Mwau hired young, ambitious lawyers and did a lot of research himself, and his name appears in many public interest judgements ranging from passports to elections, starting from at least the 1980s to date.
Public interest litigants occupy an interesting space in the process that is Kenyan elections, and by extension, the entire legal structures within which we live.
Their place is somewhere between the helpless Kenyan who does not know his rights or can’t defend them, and the elite actors who do but work against them anyway.
Today, there is a long list of individuals and organisations who are prolific at filing such cases, and sticking with them to the end.
They pay attention to what might be fringe issues to political actors in the heat of things, and their constituencies, chasing down how our electoral bodies procures electoral materials, who exactly gets to seat on those bodies, and just about any issue that comes up but isn’t deemed worthy of the attention of our elected representatives.
They are also not easy to define, especially because many double up as activists outside the courtrooms.
In early 2008, for example, the activist Okiya Omtatah famously chained himself, complete with a padlock, to the steel fence of police headquarters on Vigilance House.
It was a non-violent action in a traumatised nation, and many who can remember that day most likely do not remember the reason. Even I had to look for it on Google. [He was protesting the use of live bullets by police on protestors].
And as activists, their work is not without risks. Omtatah lost several teeth and suffered head injuries in 2012 for questioning the cost of BVR kits, a tech tool meant to put us as far away from the security risks that were manual voting systems, to make each vote matter (it hasn’t).
Not that it stopped him; last June, he filed another case is seeking orders to block the IEBC from single sourcing the contract for printing ballot papers to be used in next year’s elections. https://www.the-star.co.ke/news/2021-06-27-omtatah-sues-over-iebc-deal-for-ballot-papers/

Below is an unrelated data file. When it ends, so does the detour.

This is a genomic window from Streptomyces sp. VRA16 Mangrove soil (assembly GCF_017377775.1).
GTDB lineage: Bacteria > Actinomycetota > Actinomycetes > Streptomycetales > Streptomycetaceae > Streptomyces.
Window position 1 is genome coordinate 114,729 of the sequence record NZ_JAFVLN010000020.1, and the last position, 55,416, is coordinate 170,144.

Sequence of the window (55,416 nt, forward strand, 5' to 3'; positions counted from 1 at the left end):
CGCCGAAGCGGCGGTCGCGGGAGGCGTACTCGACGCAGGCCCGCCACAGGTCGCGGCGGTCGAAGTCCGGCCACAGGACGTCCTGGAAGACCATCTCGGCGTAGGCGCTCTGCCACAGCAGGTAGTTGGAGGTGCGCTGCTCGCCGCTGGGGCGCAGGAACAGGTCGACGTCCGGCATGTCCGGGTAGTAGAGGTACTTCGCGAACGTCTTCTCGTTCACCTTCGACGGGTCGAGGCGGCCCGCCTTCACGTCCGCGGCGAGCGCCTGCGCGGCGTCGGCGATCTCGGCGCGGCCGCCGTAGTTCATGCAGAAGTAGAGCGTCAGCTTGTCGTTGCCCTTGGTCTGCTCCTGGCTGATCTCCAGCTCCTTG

On the larger scheme of things, such actions seem like obscure events that play little to no role in determining the political structures of the country we live in.
And the wins seem small-for example, the future legislator Priscillah Nyokabi, acting on behalf of Kituo Cha Sheria, won a case in 2010 that is the reason why prisoners can now vote.
The victory was huge for non-governmental organisations that had been working on it for more than a decade, but barely registers now because the guests of our state are not a remarkably important, by numbers or ethnicity, to matter on the ballot.
But some wins are significant, such as the ongoing legal processes that have halted the BBI process in its tracks.
The case by the economist David Ndii, the activist Jerotich Seii and other activists did what seemed for at least two years impossible, stopped an elite-driven clamour for constitutional changes that was highly suspicious, unnecessary expensive and distracting, and clearly driven by short-term interests.
Such public interest litigants are a core part of our modern law-making process, and an important part of our social fabric.
They pay attention to things we should but can’t, and at times don’t want to.
They have filed cases, and built organisations, on many aspects of social justice covering not just politics and elections, but environmental laws, extra judicial punishment, and human rights.
In our messy electioneering process, where politics often trumps justice, public interest litigants are the people’s quiet, messy, and misunderstood defenders.
They might not be the heroes we want, but they are among the very few we have.
Morris Kiruga is a writer, editor and researcher based in Nairobi, Kenya. His articles have appeared in numerous publications such as The Africa Report, The Guardian, The Elephant and Jeune Afrique. He covers history, business, culture and investigative topics.